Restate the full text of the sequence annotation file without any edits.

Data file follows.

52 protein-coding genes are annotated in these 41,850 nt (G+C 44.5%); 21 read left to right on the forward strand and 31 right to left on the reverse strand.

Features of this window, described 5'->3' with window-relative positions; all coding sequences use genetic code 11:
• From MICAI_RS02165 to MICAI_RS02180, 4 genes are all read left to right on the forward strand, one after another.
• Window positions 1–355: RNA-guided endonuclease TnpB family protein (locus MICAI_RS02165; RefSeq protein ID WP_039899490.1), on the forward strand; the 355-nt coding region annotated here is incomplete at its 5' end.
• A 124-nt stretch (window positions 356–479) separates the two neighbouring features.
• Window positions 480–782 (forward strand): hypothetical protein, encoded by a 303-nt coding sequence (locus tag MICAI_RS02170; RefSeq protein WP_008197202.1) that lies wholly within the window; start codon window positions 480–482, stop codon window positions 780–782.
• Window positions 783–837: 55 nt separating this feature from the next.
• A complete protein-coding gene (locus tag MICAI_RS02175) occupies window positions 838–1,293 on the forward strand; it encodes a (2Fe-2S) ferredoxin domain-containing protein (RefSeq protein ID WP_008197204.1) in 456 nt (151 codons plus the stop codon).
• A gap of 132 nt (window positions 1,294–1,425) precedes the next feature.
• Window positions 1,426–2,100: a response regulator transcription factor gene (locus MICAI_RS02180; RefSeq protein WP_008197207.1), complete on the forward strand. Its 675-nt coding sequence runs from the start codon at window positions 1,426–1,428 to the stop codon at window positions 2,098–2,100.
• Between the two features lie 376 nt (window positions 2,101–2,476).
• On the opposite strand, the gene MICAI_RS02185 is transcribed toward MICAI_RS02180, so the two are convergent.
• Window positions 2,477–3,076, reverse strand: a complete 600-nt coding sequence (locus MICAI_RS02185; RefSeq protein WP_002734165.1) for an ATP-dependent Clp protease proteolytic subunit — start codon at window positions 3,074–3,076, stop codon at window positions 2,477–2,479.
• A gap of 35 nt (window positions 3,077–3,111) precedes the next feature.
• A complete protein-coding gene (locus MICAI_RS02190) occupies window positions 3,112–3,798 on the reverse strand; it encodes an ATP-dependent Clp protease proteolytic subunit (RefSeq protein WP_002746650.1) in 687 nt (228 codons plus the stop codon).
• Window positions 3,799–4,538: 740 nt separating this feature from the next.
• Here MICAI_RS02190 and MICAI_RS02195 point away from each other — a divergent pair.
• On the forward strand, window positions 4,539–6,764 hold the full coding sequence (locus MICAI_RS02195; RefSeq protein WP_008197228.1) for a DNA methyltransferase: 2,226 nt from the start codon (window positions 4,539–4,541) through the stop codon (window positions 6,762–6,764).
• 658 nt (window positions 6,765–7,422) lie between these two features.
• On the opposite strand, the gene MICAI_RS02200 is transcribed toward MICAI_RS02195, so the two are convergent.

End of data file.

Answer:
52 protein-coding genes are annotated in these 41,850 nt (G+C 44.5%); 21 read left to right on the forward strand and 31 right to left on the reverse strand.

Features of this window, described 5'->3' with window-relative positions; all coding sequences use genetic code 11:
• From MICAI_RS02165 to MICAI_RS02180, 4 genes are all read left to right on the forward strand, one after another.
• Window positions 1–355: RNA-guided endonuclease TnpB family protein (locus MICAI_RS02165; RefSeq protein ID WP_039899490.1), on the forward strand; the 355-nt coding region annotated here is incomplete at its 5' end.
• A 124-nt stretch (window positions 356–479) separates the two neighbouring features.
• Window positions 480–782 (forward strand): hypothetical protein, encoded by a 303-nt coding sequence (locus tag MICAI_RS02170; RefSeq protein WP_008197202.1) that lies wholly within the window; start codon window positions 480–482, stop codon window positions 780–782.
• Window positions 783–837: 55 nt separating this feature from the next.
• A complete protein-coding gene (locus tag MICAI_RS02175) occupies window positions 838–1,293 on the forward strand; it encodes a (2Fe-2S) ferredoxin domain-containing protein (RefSeq protein ID WP_008197204.1) in 456 nt (151 codons plus the stop codon).
• A gap of 132 nt (window positions 1,294–1,425) precedes the next feature.
• Window positions 1,426–2,100: a response regulator transcription factor gene (locus MICAI_RS02180; RefSeq protein WP_008197207.1), complete on the forward strand. Its 675-nt coding sequence runs from the start codon at window positions 1,426–1,428 to the stop codon at window positions 2,098–2,100.
• Between the two features lie 376 nt (window positions 2,101–2,476).
• On the opposite strand, the gene MICAI_RS02185 is transcribed toward MICAI_RS02180, so the two are convergent.
• Window positions 2,477–3,076, reverse strand: a complete 600-nt coding sequence (locus MICAI_RS02185; RefSeq protein WP_002734165.1) for an ATP-dependent Clp protease proteolytic subunit — start codon at window positions 3,074–3,076, stop codon at window positions 2,477–2,479.
• A gap of 35 nt (window positions 3,077–3,111) precedes the next feature.
• A complete protein-coding gene (locus MICAI_RS02190) occupies window positions 3,112–3,798 on the reverse strand; it encodes an ATP-dependent Clp protease proteolytic subunit (RefSeq protein WP_002746650.1) in 687 nt (228 codons plus the stop codon).
• Window positions 3,799–4,538: 740 nt separating this feature from the next.
• Here MICAI_RS02190 and MICAI_RS02195 point away from each other — a divergent pair.
• On the forward strand, window positions 4,539–6,764 hold the full coding sequence (locus MICAI_RS02195; RefSeq protein WP_008197228.1) for a DNA methyltransferase: 2,226 nt from the start codon (window positions 4,539–4,541) through the stop codon (window positions 6,762–6,764).
• 658 nt (window positions 6,765–7,422) lie between these two features.
• On the opposite strand, the gene MICAI_RS02200 is transcribed toward MICAI_RS02195, so the two are convergent.